Nonattendance in pediatric pulmonary clinics: an ambulatory survey

Aviv D Goldbart, Jacob Dreiher, Daniel A Vardy, Soliman Alkrinawi, Arnon D Cohen
BMC Pulmonary Medicine 2009, 9: 12

BACKGROUND: Nonattendance for scheduled appointments disturbs the effective management of pediatric pulmonary clinics. We hypothesized that the reasons for non-attendance and the necessary solutions might be different in pediatric pulmonary medicine than in other pediatric fields. We therefore investigated the factors associated with nonattendance this field in order to devise a corrective strategy.

METHODS: The effect of age, gender, ethnic origin, waiting time for an appointment and the timing of appointments during the day on nonattendance proportion were assessed. Chi-square tests were used to analyze statistically significant differences of categorical variables. Logistic regression models were used for multivariate analysis.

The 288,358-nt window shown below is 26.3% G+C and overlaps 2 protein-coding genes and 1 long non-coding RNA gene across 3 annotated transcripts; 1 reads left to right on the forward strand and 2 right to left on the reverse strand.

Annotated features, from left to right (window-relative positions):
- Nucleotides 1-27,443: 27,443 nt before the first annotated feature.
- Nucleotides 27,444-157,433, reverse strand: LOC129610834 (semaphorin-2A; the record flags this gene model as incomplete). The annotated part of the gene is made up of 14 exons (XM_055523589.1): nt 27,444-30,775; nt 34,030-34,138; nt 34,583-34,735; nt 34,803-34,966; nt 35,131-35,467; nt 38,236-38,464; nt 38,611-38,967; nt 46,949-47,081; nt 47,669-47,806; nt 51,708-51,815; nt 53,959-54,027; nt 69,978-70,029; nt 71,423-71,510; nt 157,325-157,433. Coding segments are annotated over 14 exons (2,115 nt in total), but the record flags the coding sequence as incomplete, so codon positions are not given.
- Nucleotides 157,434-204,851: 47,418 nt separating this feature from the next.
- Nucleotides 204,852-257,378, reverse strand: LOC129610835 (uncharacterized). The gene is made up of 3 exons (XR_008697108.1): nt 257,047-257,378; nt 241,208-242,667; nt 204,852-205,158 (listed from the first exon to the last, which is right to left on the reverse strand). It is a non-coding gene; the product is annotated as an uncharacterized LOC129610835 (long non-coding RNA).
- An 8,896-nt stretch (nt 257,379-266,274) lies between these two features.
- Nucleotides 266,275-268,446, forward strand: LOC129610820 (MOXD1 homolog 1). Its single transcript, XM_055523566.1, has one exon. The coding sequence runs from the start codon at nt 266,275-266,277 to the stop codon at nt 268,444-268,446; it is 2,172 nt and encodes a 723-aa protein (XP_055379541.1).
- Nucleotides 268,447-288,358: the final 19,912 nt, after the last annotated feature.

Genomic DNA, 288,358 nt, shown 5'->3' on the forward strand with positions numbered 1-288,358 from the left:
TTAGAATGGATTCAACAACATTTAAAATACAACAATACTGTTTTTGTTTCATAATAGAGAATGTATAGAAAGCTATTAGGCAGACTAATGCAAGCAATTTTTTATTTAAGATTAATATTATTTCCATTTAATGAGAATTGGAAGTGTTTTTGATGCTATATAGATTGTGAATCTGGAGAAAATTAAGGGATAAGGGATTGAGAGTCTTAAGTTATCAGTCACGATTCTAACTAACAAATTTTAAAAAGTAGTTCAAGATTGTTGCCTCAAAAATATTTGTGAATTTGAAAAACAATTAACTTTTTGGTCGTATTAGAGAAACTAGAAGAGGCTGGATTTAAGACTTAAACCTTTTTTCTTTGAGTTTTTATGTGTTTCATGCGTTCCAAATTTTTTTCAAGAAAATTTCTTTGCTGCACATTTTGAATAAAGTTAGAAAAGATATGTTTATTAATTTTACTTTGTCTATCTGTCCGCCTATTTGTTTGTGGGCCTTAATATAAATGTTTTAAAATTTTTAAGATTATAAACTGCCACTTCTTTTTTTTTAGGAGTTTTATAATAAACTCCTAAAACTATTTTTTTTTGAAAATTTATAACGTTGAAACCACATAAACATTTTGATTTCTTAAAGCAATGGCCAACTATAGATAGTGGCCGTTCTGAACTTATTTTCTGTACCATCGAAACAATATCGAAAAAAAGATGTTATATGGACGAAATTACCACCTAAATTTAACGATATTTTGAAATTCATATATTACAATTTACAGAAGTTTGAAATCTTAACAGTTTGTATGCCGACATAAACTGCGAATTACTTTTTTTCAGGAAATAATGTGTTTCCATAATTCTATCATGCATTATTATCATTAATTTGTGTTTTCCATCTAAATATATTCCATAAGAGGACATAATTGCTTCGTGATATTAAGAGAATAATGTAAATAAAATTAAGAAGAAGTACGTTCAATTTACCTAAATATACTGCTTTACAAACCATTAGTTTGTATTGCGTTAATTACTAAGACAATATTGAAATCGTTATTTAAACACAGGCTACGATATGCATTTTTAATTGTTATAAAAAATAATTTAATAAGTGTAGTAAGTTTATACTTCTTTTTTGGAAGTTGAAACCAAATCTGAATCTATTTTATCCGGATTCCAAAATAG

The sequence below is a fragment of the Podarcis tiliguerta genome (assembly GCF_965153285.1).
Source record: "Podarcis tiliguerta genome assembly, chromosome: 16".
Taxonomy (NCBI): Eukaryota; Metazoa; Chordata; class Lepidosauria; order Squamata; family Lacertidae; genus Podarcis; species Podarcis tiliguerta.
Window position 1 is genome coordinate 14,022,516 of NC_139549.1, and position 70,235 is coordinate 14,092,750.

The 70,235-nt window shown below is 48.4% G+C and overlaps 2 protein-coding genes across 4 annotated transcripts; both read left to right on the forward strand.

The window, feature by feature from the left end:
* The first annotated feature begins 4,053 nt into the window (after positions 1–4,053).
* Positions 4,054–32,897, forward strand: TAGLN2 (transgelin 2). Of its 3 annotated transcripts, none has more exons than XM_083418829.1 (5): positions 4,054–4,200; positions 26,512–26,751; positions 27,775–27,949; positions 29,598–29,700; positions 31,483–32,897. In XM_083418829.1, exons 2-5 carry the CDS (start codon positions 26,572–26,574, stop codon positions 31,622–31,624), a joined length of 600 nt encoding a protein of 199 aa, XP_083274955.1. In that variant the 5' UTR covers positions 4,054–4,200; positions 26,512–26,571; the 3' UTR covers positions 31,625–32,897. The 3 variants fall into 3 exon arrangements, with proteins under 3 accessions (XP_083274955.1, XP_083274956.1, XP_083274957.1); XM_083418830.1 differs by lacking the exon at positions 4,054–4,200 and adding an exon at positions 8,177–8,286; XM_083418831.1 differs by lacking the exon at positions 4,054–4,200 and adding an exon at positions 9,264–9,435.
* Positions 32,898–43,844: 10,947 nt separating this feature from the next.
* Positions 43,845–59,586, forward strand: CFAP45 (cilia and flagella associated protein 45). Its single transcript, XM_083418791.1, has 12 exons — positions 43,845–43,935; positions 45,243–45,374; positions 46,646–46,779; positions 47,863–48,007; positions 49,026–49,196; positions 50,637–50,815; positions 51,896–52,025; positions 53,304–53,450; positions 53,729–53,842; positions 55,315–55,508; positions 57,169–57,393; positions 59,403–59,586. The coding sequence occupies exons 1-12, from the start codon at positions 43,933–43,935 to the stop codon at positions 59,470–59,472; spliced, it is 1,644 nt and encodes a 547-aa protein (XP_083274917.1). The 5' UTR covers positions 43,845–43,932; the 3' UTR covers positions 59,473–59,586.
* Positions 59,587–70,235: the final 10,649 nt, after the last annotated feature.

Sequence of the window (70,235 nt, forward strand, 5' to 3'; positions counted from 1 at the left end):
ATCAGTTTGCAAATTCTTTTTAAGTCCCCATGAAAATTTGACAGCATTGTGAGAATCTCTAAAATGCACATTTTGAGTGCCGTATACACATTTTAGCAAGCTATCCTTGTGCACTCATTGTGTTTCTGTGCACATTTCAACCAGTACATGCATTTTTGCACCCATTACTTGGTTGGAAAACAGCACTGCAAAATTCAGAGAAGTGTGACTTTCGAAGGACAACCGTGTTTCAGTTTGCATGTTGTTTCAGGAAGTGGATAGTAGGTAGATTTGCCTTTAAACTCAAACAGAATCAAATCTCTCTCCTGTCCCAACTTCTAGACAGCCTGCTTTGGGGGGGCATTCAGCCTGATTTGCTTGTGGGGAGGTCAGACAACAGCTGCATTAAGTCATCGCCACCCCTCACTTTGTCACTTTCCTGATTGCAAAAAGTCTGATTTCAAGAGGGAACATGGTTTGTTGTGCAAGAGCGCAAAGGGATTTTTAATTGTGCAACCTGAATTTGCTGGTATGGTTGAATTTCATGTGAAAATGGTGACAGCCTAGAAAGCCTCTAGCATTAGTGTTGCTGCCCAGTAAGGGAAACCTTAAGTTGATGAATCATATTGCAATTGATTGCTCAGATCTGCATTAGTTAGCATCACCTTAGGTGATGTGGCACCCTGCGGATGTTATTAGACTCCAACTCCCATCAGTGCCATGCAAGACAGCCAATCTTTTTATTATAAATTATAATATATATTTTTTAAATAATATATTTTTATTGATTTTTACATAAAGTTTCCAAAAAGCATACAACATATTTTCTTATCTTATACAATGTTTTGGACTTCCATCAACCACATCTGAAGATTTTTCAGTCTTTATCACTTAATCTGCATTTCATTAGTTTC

RESULTS: A total of 1190 pediatric pulmonology clinic visits in a 21 month period were included in the study. The overall proportion of nonattendance was 30.6%. Nonattendance was 23.8% when there was a short waiting time for an appointment (1-7 days) and 36.3% when there was a long waiting time (8 days and above) (p-value < 0.001). Nonattendance was 28.7% between 8 a.m. to 3 p.m. and 37.5% after 3 p.m. (p = 0.007). Jewish rural patients had 15.4% nonattendance, Jewish urban patients had 31.2% nonattendance and Bedouin patients had 32.9% nonattendance (p < 0.004). Age and gender were not significantly associated with nonattendance proportions. A multivariate logistic regression model demonstrated that the waiting time for an appointment, time of the day, and the patients' origin was significantly associated with nonattendance.

CONCLUSION: The factors associated with nonattendance in pediatric pulmonary clinics include the length of waiting time for an appointment, the hour of the appointment within the day and the origin of the patient.

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